While ISIS rebelled on “Al Qaeda” approach that aimed at continuing to change gradually. The strategy of “ISIS” is mainly based on military action in order to wrest control over the lands and cities from modern states, and then establish the caliphate. It then becomes clear that “ISIS” adopts an immediate, not an evolutionary, approach to establishing its caliphate, the final jihadist goal.
- Al Qaeda sought to form and build a link between the Muslim masses and its jihadist project. Al-Qaeda considered Muslim peoples to be ignorant of religion, of course, and unwilling to accept Islamic law without religious guidance and social acceptance of the concepts of jihadist rule. Al-Qaeda assumed that religious teachings and social acceptance must precede material control. As a result, al-Qaeda postponed the immediate challenge of national borders among Muslim countries and replaced it with the state of the caliphate until such condition was met and gaining community support.
For example, when Abu Musab al-Zarqawi became the leader of al-Qaeda in Iraq after the US-led invasion of Iraq and the overthrow of Saddam Hussein in 2003, Zarqawi sought to establish the caliphate in 2004, which was an important step in challenging the national state system in the region by al-Qaeda’s.() This led the al-Qaeda leadership to explain that the time was not right, as the Muslims were not ready for it yet. Zawahri argued that if it were proved that AQAP was incapable of providing security, adequate services and functioning of the state, this failure would impede the application of Islamic rule, and that failure would undermine the jihadi establishment. Thus, al-Qaeda believes that the Muslim community must be properly prepared through advocacy and guidance before the imposition of Sharia and the establishment of the caliphate.()
Unlike al-Qaeda – which felt that the conditions were not ready to govern according to the shari’a or the establishment of the caliphate after – “ISIS” felt the need for both and with urgency. “ISIS” did not care much about popular support and had little tolerance for opposition when it came to his faith. ISIS believes that the establishment of the caliphate and the removal of national borders must take place immediately. They also accused the Al-Qaeda organization of “seeking after the will of the people” and thus undermining the God authority because they -al-Qaeda- are forcing the jihadist movement to submit to the vision of the grassroots instead of the divine bases. Thus ISIS leaders accusing al-Qaeda that “Seeking to become conscious of the popular will, rather than adhering to the law of God.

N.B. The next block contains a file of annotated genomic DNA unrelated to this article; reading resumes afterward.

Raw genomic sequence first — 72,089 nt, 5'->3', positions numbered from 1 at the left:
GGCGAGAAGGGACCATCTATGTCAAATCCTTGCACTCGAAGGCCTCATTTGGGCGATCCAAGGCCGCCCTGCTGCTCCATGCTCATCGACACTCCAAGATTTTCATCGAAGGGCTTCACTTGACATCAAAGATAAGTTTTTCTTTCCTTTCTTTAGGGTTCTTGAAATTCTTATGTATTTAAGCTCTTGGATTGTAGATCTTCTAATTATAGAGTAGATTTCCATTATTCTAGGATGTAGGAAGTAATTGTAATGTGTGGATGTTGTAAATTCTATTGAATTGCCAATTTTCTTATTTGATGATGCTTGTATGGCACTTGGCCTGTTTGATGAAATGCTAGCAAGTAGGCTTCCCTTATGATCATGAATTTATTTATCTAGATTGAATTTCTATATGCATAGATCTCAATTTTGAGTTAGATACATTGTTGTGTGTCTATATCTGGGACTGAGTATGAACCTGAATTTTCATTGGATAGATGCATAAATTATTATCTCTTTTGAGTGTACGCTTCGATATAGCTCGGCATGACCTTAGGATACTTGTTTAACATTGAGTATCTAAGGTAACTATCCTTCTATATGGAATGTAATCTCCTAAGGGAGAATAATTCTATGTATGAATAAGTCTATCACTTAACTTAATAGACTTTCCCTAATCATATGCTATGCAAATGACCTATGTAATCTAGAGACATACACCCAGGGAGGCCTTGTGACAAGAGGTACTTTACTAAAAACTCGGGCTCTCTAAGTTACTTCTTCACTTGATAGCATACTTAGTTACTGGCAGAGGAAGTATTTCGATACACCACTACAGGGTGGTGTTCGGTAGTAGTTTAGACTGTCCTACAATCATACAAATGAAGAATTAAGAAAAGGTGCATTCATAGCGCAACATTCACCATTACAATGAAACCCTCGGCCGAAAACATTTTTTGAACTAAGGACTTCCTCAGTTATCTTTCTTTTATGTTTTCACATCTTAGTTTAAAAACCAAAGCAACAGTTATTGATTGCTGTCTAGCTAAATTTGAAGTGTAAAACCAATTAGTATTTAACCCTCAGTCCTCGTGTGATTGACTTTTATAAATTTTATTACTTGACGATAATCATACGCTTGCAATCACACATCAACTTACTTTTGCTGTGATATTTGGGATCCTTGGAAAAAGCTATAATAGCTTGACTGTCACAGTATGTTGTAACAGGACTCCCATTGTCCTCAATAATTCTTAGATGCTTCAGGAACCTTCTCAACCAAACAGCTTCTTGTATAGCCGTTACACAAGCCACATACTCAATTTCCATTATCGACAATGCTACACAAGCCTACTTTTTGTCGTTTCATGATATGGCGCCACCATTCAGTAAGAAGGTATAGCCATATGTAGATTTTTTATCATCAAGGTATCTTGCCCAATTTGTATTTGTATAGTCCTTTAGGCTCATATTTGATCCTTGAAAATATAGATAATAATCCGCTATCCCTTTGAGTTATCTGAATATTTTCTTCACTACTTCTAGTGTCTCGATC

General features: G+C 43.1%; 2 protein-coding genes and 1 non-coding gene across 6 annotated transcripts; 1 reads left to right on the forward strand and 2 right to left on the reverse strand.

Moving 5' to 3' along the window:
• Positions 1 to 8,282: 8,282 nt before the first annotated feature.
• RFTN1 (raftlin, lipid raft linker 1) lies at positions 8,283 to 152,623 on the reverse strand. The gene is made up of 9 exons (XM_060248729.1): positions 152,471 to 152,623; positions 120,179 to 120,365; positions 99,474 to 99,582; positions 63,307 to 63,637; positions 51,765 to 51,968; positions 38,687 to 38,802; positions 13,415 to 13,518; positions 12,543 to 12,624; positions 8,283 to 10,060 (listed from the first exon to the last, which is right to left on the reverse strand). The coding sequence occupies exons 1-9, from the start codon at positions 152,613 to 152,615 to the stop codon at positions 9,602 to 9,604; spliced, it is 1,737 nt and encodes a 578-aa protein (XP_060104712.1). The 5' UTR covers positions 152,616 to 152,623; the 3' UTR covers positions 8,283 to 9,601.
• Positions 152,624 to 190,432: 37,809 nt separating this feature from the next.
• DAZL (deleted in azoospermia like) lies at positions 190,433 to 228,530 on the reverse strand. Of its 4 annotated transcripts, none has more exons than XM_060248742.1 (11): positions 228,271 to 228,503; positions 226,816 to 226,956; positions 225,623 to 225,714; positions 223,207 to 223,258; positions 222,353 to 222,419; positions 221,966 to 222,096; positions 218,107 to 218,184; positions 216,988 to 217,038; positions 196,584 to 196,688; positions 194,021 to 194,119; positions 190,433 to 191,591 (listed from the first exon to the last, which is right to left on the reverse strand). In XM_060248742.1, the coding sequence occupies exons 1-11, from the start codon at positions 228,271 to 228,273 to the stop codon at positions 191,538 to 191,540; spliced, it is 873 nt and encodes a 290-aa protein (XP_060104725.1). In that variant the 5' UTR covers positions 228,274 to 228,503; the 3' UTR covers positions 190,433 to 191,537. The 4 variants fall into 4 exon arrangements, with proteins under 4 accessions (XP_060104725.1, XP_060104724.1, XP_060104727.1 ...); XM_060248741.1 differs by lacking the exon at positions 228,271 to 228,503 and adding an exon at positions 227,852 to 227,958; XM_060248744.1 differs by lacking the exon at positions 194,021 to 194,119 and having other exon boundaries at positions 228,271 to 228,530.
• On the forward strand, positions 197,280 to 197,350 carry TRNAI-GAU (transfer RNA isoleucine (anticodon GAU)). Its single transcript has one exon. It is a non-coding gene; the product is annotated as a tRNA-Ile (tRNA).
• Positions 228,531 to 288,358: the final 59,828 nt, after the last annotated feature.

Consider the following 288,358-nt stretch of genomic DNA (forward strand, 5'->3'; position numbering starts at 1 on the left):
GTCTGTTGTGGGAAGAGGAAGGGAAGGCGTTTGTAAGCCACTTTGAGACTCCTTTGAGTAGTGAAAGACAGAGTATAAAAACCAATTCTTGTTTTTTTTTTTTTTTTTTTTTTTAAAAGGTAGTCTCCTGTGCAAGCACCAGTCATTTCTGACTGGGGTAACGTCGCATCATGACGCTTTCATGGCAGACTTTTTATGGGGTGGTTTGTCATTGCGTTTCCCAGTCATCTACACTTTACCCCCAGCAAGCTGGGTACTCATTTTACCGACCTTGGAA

- Despite al-Qaeda’s atonement for non-Sunni Muslim sects, such as the Shiites, which al-Qaeda regard them as deviant and perverted doctrines, and although Al-Qaeda believes that confrontation with them is inevitable. However, al-Qaeda has worked to postpone this confrontation so as not to distance itself from confronting the distant enemy and not to alienate Muslims from its violent and extremist operations.
It seems that al-Qaeda was interested in not alienating Muslims from the jihadist branches of al-Qaeda, which used excessive violence without austerity. So that in some cases al-Qaeda called for some form of detente with non-Muslim or Sunni communities, including Shiites and Christians. Although Al-Qaeda sees the Shi’ites as misguided apostates, al-Zawahri while messaged al-Zarqawi during 2005 says to him, “At the present stage, al-Qaeda must do their preaching (as is the case with other deviant sects) instead of killing them unless they start fighting first.” ()
ISIS categorically rejected the al-Qaeda approach aimed not alienating Muslims by selective use of violence. Instead, elements of “ISIS” adopted a pervasive violence approach to undermine the modern state system. They have shown a lot through the media and social networking sites such as the Internet from pictures and videos that include the scenes of burning people alive, beheadings, mass executions of prisoners and other punishments such as flogging publicly. Moreover, ISIS has described anyone who opposes his doctrine and approach as an infidel. This broad definition of atonement allowed ISIS to justify expanding the killing of civilians and opponents.
Thus, the contradictions mentioned above and at both intellectual and practical levels between “ISIS” and “Al Qaeda” terrorist represent the most important strategic priorities of the major Salafist jihadist organizations.
 – فؤاد إبراهيم. ” السلفية الجهادية في السعودية”، دار الساقي، الطبعة الأولى، 2009. ص18.
 – Jon B. Alterman. “Religious Radicalism after the Arab Uprisings”, Center for Strategic and International Studies, 2015, p17.
 – لزيادة التفاصيل حول مساعي الزرقاوي في إقامة الخلافة عبر تأسيس “مجلس شورى المجاهدين” بأعتبارها الجبهة الأساسية لقيادة الجهاد في “الدولة الإسلامية في العراق” أنظر “فيشمان”:
Brian Fishman. “Redefining the Islamic State: The Fall and Rise of Al-Qaeda in Iraq,” New America Foundation National Security Studies Program Policy Paper, August 2011, http://goo.gl/BWjaHk .
 – Ibid.